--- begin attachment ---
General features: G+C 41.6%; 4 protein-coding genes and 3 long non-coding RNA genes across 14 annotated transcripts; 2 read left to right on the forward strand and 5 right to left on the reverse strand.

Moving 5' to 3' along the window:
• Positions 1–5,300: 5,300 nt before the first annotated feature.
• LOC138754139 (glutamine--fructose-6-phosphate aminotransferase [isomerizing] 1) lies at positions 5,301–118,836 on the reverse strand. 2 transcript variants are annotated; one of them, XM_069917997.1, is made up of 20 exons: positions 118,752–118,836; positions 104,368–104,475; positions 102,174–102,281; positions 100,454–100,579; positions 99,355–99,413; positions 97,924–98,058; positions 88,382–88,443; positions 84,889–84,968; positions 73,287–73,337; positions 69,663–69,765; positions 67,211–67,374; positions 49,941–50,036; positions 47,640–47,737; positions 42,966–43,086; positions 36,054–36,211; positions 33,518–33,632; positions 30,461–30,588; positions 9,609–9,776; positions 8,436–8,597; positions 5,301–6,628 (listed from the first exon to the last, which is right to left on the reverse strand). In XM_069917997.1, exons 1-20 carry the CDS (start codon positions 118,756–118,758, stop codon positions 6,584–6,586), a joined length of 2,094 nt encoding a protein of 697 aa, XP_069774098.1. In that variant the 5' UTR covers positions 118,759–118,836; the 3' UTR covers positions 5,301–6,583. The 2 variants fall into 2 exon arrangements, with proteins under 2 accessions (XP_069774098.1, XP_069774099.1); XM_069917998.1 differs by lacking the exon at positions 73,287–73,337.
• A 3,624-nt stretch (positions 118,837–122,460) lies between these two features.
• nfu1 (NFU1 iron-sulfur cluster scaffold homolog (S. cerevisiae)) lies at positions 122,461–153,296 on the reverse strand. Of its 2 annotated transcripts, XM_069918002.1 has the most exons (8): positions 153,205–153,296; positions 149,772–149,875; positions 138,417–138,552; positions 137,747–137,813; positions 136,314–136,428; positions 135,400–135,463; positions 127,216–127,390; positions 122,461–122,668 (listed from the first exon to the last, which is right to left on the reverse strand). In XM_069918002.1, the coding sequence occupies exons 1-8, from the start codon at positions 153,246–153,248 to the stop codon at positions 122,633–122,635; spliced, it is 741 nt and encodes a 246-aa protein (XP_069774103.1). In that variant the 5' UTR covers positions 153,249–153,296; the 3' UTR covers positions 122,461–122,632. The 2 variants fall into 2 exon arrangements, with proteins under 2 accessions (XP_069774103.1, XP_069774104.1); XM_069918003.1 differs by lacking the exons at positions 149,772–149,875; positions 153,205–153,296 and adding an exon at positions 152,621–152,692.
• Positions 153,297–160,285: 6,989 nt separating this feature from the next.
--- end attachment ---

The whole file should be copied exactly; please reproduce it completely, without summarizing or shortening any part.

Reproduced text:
General features: G+C 41.6%; 4 protein-coding genes and 3 long non-coding RNA genes across 14 annotated transcripts; 2 read left to right on the forward strand and 5 right to left on the reverse strand.

Moving 5' to 3' along the window:
• Positions 1–5,300: 5,300 nt before the first annotated feature.
• LOC138754139 (glutamine--fructose-6-phosphate aminotransferase [isomerizing] 1) lies at positions 5,301–118,836 on the reverse strand. 2 transcript variants are annotated; one of them, XM_069917997.1, is made up of 20 exons: positions 118,752–118,836; positions 104,368–104,475; positions 102,174–102,281; positions 100,454–100,579; positions 99,355–99,413; positions 97,924–98,058; positions 88,382–88,443; positions 84,889–84,968; positions 73,287–73,337; positions 69,663–69,765; positions 67,211–67,374; positions 49,941–50,036; positions 47,640–47,737; positions 42,966–43,086; positions 36,054–36,211; positions 33,518–33,632; positions 30,461–30,588; positions 9,609–9,776; positions 8,436–8,597; positions 5,301–6,628 (listed from the first exon to the last, which is right to left on the reverse strand). In XM_069917997.1, exons 1-20 carry the CDS (start codon positions 118,756–118,758, stop codon positions 6,584–6,586), a joined length of 2,094 nt encoding a protein of 697 aa, XP_069774098.1. In that variant the 5' UTR covers positions 118,759–118,836; the 3' UTR covers positions 5,301–6,583. The 2 variants fall into 2 exon arrangements, with proteins under 2 accessions (XP_069774098.1, XP_069774099.1); XM_069917998.1 differs by lacking the exon at positions 73,287–73,337.
• A 3,624-nt stretch (positions 118,837–122,460) lies between these two features.
• nfu1 (NFU1 iron-sulfur cluster scaffold homolog (S. cerevisiae)) lies at positions 122,461–153,296 on the reverse strand. Of its 2 annotated transcripts, XM_069918002.1 has the most exons (8): positions 153,205–153,296; positions 149,772–149,875; positions 138,417–138,552; positions 137,747–137,813; positions 136,314–136,428; positions 135,400–135,463; positions 127,216–127,390; positions 122,461–122,668 (listed from the first exon to the last, which is right to left on the reverse strand). In XM_069918002.1, the coding sequence occupies exons 1-8, from the start codon at positions 153,246–153,248 to the stop codon at positions 122,633–122,635; spliced, it is 741 nt and encodes a 246-aa protein (XP_069774103.1). In that variant the 5' UTR covers positions 153,249–153,296; the 3' UTR covers positions 122,461–122,632. The 2 variants fall into 2 exon arrangements, with proteins under 2 accessions (XP_069774103.1, XP_069774104.1); XM_069918003.1 differs by lacking the exons at positions 149,772–149,875; positions 153,205–153,296 and adding an exon at positions 152,621–152,692.
• Positions 153,297–160,285: 6,989 nt separating this feature from the next.